J&J Sports Productions Inc v. MKL Inc et al

Filing 12

ORDER granting 11 Motion for Default Judgment. Signed by Chief Judge Terry L Wooten on 8/10/2017.(asni, )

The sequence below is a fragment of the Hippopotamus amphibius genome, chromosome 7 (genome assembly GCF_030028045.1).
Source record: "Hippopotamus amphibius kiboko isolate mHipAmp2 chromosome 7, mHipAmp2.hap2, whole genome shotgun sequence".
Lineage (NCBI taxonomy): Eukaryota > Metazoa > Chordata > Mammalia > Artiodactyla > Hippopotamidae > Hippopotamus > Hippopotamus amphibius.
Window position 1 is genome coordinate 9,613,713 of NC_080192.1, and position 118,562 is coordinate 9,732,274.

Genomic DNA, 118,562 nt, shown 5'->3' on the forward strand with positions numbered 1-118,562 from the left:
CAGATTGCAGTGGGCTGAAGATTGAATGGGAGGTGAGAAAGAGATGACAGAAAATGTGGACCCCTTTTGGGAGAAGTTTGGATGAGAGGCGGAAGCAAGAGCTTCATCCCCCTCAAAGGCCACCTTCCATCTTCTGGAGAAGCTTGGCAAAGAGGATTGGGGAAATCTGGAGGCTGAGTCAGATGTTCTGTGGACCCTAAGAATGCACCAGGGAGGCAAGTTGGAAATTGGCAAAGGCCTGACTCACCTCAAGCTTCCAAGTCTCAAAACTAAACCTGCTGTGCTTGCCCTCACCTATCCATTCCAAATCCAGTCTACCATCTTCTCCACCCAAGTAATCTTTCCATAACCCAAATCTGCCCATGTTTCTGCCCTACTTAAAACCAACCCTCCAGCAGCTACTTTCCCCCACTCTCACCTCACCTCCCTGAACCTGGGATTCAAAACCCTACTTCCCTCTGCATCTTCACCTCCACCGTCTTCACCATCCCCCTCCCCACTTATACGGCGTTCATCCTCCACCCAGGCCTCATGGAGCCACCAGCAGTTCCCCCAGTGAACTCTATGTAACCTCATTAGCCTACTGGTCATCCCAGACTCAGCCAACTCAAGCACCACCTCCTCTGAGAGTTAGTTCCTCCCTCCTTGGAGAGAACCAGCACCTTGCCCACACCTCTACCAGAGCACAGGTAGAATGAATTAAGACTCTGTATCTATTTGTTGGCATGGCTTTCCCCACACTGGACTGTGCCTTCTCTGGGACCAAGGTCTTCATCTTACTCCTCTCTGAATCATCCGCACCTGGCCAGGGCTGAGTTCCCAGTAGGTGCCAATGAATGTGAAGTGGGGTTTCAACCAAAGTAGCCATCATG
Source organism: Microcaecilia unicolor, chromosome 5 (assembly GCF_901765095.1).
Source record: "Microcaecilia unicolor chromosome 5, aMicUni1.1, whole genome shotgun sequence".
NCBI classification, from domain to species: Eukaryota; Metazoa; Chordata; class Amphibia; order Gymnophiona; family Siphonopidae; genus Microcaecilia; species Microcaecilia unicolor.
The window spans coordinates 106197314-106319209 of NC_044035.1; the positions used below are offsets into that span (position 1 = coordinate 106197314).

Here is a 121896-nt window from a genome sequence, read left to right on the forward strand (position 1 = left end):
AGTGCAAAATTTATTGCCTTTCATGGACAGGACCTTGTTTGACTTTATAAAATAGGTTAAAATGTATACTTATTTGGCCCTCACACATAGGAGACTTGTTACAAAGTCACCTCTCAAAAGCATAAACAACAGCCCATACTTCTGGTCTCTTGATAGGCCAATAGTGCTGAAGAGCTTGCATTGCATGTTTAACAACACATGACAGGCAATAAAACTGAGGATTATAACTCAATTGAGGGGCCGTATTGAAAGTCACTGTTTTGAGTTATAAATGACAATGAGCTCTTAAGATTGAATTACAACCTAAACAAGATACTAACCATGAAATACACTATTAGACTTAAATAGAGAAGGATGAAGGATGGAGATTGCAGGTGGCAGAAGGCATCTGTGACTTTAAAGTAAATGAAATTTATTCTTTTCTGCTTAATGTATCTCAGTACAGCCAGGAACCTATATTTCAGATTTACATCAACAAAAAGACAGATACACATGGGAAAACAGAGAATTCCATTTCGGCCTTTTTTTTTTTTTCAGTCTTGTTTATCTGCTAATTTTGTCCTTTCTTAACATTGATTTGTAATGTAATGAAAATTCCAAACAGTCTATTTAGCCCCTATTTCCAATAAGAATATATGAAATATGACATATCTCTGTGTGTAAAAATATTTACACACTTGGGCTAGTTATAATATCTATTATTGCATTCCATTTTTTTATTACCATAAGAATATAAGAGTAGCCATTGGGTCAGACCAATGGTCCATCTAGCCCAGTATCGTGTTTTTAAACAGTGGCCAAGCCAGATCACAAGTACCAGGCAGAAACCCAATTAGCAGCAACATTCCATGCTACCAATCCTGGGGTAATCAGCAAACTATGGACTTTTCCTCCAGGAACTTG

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UNITED STATES DISTRICT COURT DISTRICT OF SOUTH CAROLINA COLUMBIA DIVISION J&J Sports Productions, Inc., ) ) Plaintiff, ) ) -vs) ) Stacey Cornelius a/k/a Stacey Griffin, ) ) Defendant. ) _____________________________________ ) C/A No.: 3:17-cv-0844-TLW ORDER FOR JUDGMENT BY DEFAULT This matter comes before the Court on Plaintiff J&J Sports Productions, Inc.’s Motion for Default Judgment against Defendant Stacey Cornelius a/k/a Stacey Griffin, pursuant to Federal Rule of Civil Procedure 55. ECF No. 11. Plaintiff had exclusive, nationwide commercial television distribution rights to Manny Paquiao v. Timothy Bradley II, WBO Welterweight Championship Fight Program (the Program). Plaintiff sued Defendant for unlawfully intercepting and intentionally exhibiting the Program at the Defendant’s establishment, “Bananas,” located at 1723 Decker Blvd., Columbia, South Carolina 29206, without paying the required licensing fee. Plaintiff’s Complaint includes causes of action under 47 U.S.C. § 605 (the Communications Act) and 47 U.S.C. § 553 (the Cable & Television Consumer Protection and Competition Act), as well as a state law claim for conversion. Although Defendant was properly served with the Complaint, she has not appeared in the case. Pursuant to Plaintiff’s request, the Clerk of Court entered default against Defendant on May 2, 2017. ECF No. 8. Plaintiff now moves for a default judgment and Defendant has not responded. ECF No. 11. 1 I. Introduction Plaintiff filed a Complaint against Defendants on May 31, 2017. ECF No. 1. This action seeks an award of statutory damages, enhanced damages, attorneys’ fees and costs, as well as compensatory and punitive damages based on the unlicensed broadcast of the Program. A. Jurisdiction and Venue The Court has subject matter jurisdiction over Plaintiff’s claims pursuant to 28 U.S.C. §§ 1331 and 1367. The court has personal jurisdiction over Defendant, and venue in this District is proper pursuant to 28 U.S.C. § 1391 because Defendant is a South Carolina residents or is, or was, doing business in this District, and because the alleged wrongful acts occurred in this District. B. Process and Service On April 5, 2017, Plaintiff’s private process server served Stacey Cornelius a/k/a Stacey Griffin. C. Grounds for Entry of Default Defendant did not timely file an answer or other pleading, as reflected by Affidavit of Default and Affidavit of Plaintiff’s Counsel in Support of Request for Entry of Default. The Clerk of Court properly entered default of Defendant Stacey Cornelius a/k/a Stacey Griffin on May 2, 2017. D. Motion for Default Judgment On July 12, 2017, Plaintiff filed a Notice of Motion and Motion for Default Judgment, a copy of which was also served upon Defendant by mail on said date. 2 II. Findings of Fact Having reviewed Plaintiff’s Complaint, Answers to Local Rule 26.01 Interrogatories, Request for Entry of Default, Motion for Default Judgment, as well as all supporting and supplemental information provided, the Court accepts Plaintiff’s well-pled factual allegations as true and makes the following factual findings. See DIRECTV, Inc. v. Rawlins, 523 F.3d 318, 322 n.1 (4th Cir. 2009) (accepting plaintiff’s allegations against defaulting defendant as true, noting a defaulting defendant “admits the plaintiff’s well-pleaded allegations of fact, is concluded on those facts by the judgment, and is barred from contesting on appeal the facts thus established.”) (quoting Ryan v. Homecomings Fin. Network, 253 F.3D 778, 780 (4th Cir. 2001)). Relevant to this litigation, Plaintiff paid for, and was granted, the exclusive nationwide commercial television distribution rights to the Program. Plaintiff contracted with and granted certain businesses the rights to exhibit publicly the Program to its customers within their commercial establishments. Plaintiff expended substantial money in marketing, advertising, administering and transmitting the Program to such businesses. As alleged by Plaintiff in its Complaint, Defendant was present during the broadcast and committed, directly or indirectly, the misconduct, had dominion, control, oversight and management authority over the establishment known as Bananas, and had an obvious and direct financial interest in the misconduct. III. Analysis Having found the facts set forth in Plaintiff’s Complaint as deemed admitted by default, the Court must ensure the Complaint sets forth a proper claim before entering default judgment. See GlobalSanta Fe Corp. v. Globalsantafe.com, 250 F.Supp.2d 610, 612 n.3 (E.D. Va. 2003) (considering facts and evaluating Plaintiff’s claims prior to entry of default judgment in copyright 3 action). The Court considers whether Plaintiff has set forth claims for which relief can be granted pursuant to the standard of Federal Rule of Civil Procedure 12(b)(6). A. Election of Remedies In its Motion for Default Judgment and accompanying Memorandum, Plaintiff submitted that it has established liability pursuant to 47 U.S.C. § 605 and 47 U.S.C. § 553; and because the two statutory schemes provide relief for the alternate means by which the Program might have been received (satellite or cable), Plaintiff has elected to proceed under 47 U.S.C. § 605. Plaintiff’s election of remedies also extends to its cause of action for conversion, which is also withdrawn provided that it prevails under 47 U.S.C. § 605. In electing to pursue damages pursuant to 47 U.S.C. § 605, Plaintiff has conceded the split in authority as to the applicability of this section to pirated programming involving cable services—as opposed to satellite services—at the delivery point, and it has submitted that, without the benefit of discovery or an admission by Defendant, it is impossible to determine whether the Program was broadcast by cable or satellite signal. The Court recognizes that 47 U.S.C. § 605 would be inapplicable if the delivery were by cable; however, given the default, Plaintiff cannot conduct discovery to determine the mode of transmission. A higher range of damages is available in 47 U.S.C. § 605 than in 47 U.S.C. § 553. Statutory damages under 47 U.S.C. § 605 range from $1,000 to $10,000 for each violation with a $100,000 maximum enhancement for willfulness, while statutory damages under 47 U.S.C. § 553 range from $250 to $10,000 for all violations with a $50,000 maximum enhancement for willfulness. 47 U.S.C. §§ 605(e)(3)(C)(i)(II) and 605(e)(3)(C)(ii); 47 U.S.C. §§ 553(c)(3)(A)(ii) and 553(c)(3)(B). In any event, in light of the damages awarded herein, the distinction is without a difference in this case. See Columbia Cable TV Co., Inc. v. McCrary, 954 F.Supp. 124, 128 4 (D.S.C. 1996) (noting that, even if 47 U.S.C. § 605 were applicable to cable theft, under facts of case, court would award damages “as close as permissible to the amount awarded under § 553”). In its Motion for Default Judgment, Plaintiff seeks damages under both 47 U.S.C. § 605 and its common law claim for conversion. Upon its being required to elect between the two remedies, the Plaintiff subsequently elected to pursue damages permitted under 47 U.S.C. § 605 and not to pursue its conversion claim. As such, the remainder of this Order focuses only on Plaintiff’s claim and damages pursued under 47 U.S.C. § 605. B. Liability under 47 U.S.C. § 605 The Communications Act prohibits the unauthorized reception, interception, publication, or divulgence of interstate radio or wire communications. See 47 U.S.C. § 605(a). Specifically, it provides, in pertinent part, that: . . . no person receiving, assisting in receiving, transmitting, or assisting in transmitting, any interstate or foreign communication by wire or radio shall divulge or publish the existence, contents, substance, purport, effect, or meaning thereof, except through authorized channels of transmission or reception, (1) to any person other than the addressee, his agent or attorney. . . . 47 U.S.C. § 605(a). In short, Plaintiff must demonstrate that Defendant intercepted the Program’s signals and “divulged” or aired it to commercial patrons. Plaintiff submitted proof, through an affidavit of a private investigator, who viewed the Program at Bananas, located at 1723 Decker Blvd., Columbia, South Carolina 29206. This affidavit provides evidence that the Program was displayed on three (3) screens at Bananas and provides details of the portion of the Program the investigator watched. Plaintiff having established that Defendant violated 47 U.S.C. § 605(a), the Court finds and concludes that judgment should be entered in Plaintiff’s favor against Defendant. 5 C. Damages under 47 U.S.C. § 605 The available penalties and remedies for violation of 47 U.S.C. § 605(a) include a private civil action, as follows: (B) The court— (i) may grant temporary and final injunctions on such terms as it may deem reasonable to prevent or restrain violations of subsection (a) of this section; (ii) may award damages as described in subparagraph (C); and (iii) shall direct the recovery of full costs, including awarding reasonable attorneys’ fees to an aggrieved party who prevails. 47 U.S.C. § 605(e)(3)(B). Plaintiff seeks damages, attorneys’ fees and costs. 1. Statutory Damages under 47 U.S.C. § 605 The statute sets out the following available damages: (C)(i) Damages awarded by any court under this section shall be computed, at the election of the aggrieved party, in accordance with either of the following subclauses: (I) the party aggrieved may recover the actual damages suffered by him as a result of the violation and any profits of the violator that are attributable to the violation which are not taken into account in computing the actual damages; in determining the violator’s profits, the party aggrieved shall be required to prove only the violator’s gross revenue, and the violator shall be required to prove his deductible expenses and the elements of profit attributable to factors other than the violation; or (II) the party aggrieved may recover an award of statutory damages for each violation of subsection (a) of this section involved in the action in a sum of not less than $1,000 or more than $10,000, as the court considers just, and for each violation of paragraph (4) of this subsection involved in the action an aggrieved party may recover statutory damages in a sum not less than $10,000, or more than $100,000, as the court considers just. (ii) In any case in which the court finds that the violation was 6 committed willfully and for purposes of direct or indirect commercial advantage or private financial gain, the court in its discretion may increase the award of damages, whether actual or statutory, by an amount of not more than $100,000 for each violation of subsection (a) of this section. . . . 47 U.S.C. § 605(e)(3)(C). Plaintiff has elected to recover statutory damages available under 47 U.S.C. § 605(e)(3)(C)(i)(II), rather than actual damages available under 47 U.S.C. § 605(e)(3)(C)(i)(I). As Plaintiff points out, actual damages are difficult to prove. Because of Defendant’s default, Plaintiff has not been able to conduct discovery concerning, among other things, Defendant’s profits from the broadcast of the Program. Plaintiff seeks $10,000.00 in statutory damages, which is the maximum available pursuant to 47 U.S.C. § 605(e)(3)(C)(i)(II), and it argues for the maximum recoverable statutory damages to compensate Plaintiff for its damages and for the deterrent effect it may have in minimizing such future conduct. According to the private investigator’s affidavit, Bananas has a capacity of 40-50 patrons, and the head count was 18 patrons. According to Plaintiff’s Affidavit in Support of Motion for Default Judgment, the Rate Card shows that, based on a capacity of 100 or less, the charge for the license fee for the Program was $2,200.00. The Court may award statutory damages between $1,000 to $10,000 in an amount “the court considers just.” 47 U.S.C. § 605(e)(3)(C)(i)(II). As set forth in Plaintiff’s brief, courts across the country have used various methods of determining an appropriate amount of statutory damages. Some courts fashion an award by considering the number of patrons who viewed the programming, often multiplying that number by the cost of the residential fee for watching such programming. Some courts base the statutory damages amount on an iteration of the licensing 7 fee the violating establishment should have paid the plaintiff. Other courts award a flat amount for a violation. The Court concludes that statutory damages equal to $6,600.00 (three times the license fee) should be granted. 2. Enhancement of Statutory Damages under 47 U.S.C. § 605 Plaintiff claims that Defendants willfully violated 47 U.S.C. § 605(a) for financial gain and seeks enhanced damages of $100,000, asserting that Defendants intentionally intercepted and showed the Program for financial gain or commercial advantage and that Defendants directly or indirectly committed wrongful acts and cannot hide behind a corporate shield. The statute permits the Court, in its discretion, to increase damages by up to $100,000 per violation when the violation is “committed willfully and for purposes of direct or indirect commercial advantage or private financial gain[.]” 47 U.S.C. § 605(e)(3)(C)(ii). In addition to Plaintiff’s pleadings regarding Defendant’s intentional acts, Plaintiff, by the Plaintiff’s Affidavit in Support of Plaintiff’s Motion for Default Judgment, asserted that the Program could not have been “mistakenly, innocently or accidentally intercepted.” It is quite clear that Defendant’ violations were intentional and willful, and the Court agrees that more than nominal damages should be awarded to deter future violations. While the Court does not approve the maximum of statutory enhanced damages, it concludes that enhanced damages in the amount of $13,200.00 (two times the statutory damages) (in addition to the $6,600.00 award discussed above and the award of attorneys’ fees and costs discussed below) should be granted. Thus, the statutory and enhanced damages pursuant to 47 U.S.C. § 605(e)(3)(C) should be awarded in the aggregate amount of $19,800.00 ($6,600.00 plus $13,200.00). 8 IV. Attorneys’ Fees and Costs under 47 U.S.C. § 605 The Communications Act requires that the Court award “full costs, including reasonable attorneys’ fees to an aggrieved party who prevails.” 47 U.S.C. § 605(e)(3)(B)(iii). As the rightful owner of the Program broadcast rights, Plaintiff is an aggrieved party which has prevailed. A. Request for Costs Plaintiff submitted affidavits of its counsel in support of its request for costs. The Court grants to Plaintiff costs in the amount of $790.00 (filing fee, investigative services and process service costs, etc.). B. Request for Attorneys’ Fees The “full costs” to be awarded to a prevailing party pursuant to 47 U.S.C. § 605(e) includes “reasonable attorneys’ fees.” In support of its request for attorneys’ fees, Plaintiff submitted the Declarations of its counsel. In this default matter, no one has appeared to challenge the attorneys’ fees Plaintiff seeks. Nonetheless, in determining what constitutes a reasonable number of hours and the appropriate hourly rates (i.e., in calculating the lodestar fee), the Court must consider the following factors: (1) the time and labor expended; (2) the novelty and difficulty of the questions raised; (3) the skill required to properly perform the legal services rendered; (4) the attorney’s opportunity costs in pressing the instant litigation; (5) the customary fee for like work; (6) the attorney’s expectations at the outset of the litigation; (7) the time limitations imposed by the client or circumstances; (8) the amount in controversy and the results obtained; (9) the experience, reputation and ability of the attorney; (10) the undesirability of the case within the legal community in which the suit arose; (11) the nature and length of the professional relationship between attorney and client; and (12) attorneys’ fees awarded in similar cases. Barber v. Kimbrell’s, Inc., 577 F.2d 216, 226 (4th Cir. 9 1978). Although the Court must consider all twelve of the factors, the Court is not required to rigidly apply these factors, as not all may affect the fee in a given case. “[T]hese factors should be considered in determining the reasonable rate and the reasonable hours, which are then multiplied to determine the lodestar figure which will normally reflect a reasonable fee.” E.E.O.C. v. Servo News Co., 898 F.2d 958, 965 (4th Cir. 1990). In determining whether a rate is reasonable, the Court is to consider “prevailing market rates in the relevant community.” Rum Creek Coal Sales, Inc. v. Caperton, 31 F.3d 169, 175 (4th Cir. 1994) (quoting Blum v. Stenson, 465 U.S. 886, 895 (1984)). Further, this Court’s Local Rule 54.02(A) provides that attorneys’ fee petitions must comply with Barber “and shall state any exceptional circumstances and the ability of the party to pay the fee.” Local Rule 54.02(A) (D.S.C.). The information Plaintiff provided, coupled with the Court’s knowledge of rates in work of this type in this District, supports an attorneys’ fee in the amount of $1,384.25. Based on the information and supporting documents in the record, the Court concludes that the judgment against Defendant should include an award of attorneys’ fees and costs in the amount of $2,174.25 ($790.00 costs plus $1,384.25 attorneys’ fees). V. Conclusion For the aforementioned reasons, it is hereby ORDERED that that a judgment in favor of Plaintiff be entered against Defendant in the amount of $19,800.00 in statutory and enhanced damages plus $2,174.25 in attorneys’ fees and costs. Thus, the total judgment is $21,974.25. s/Terry L. Wooten_____ Chief Judge United States District Court Columbia, South Carolina August 10, 2017 10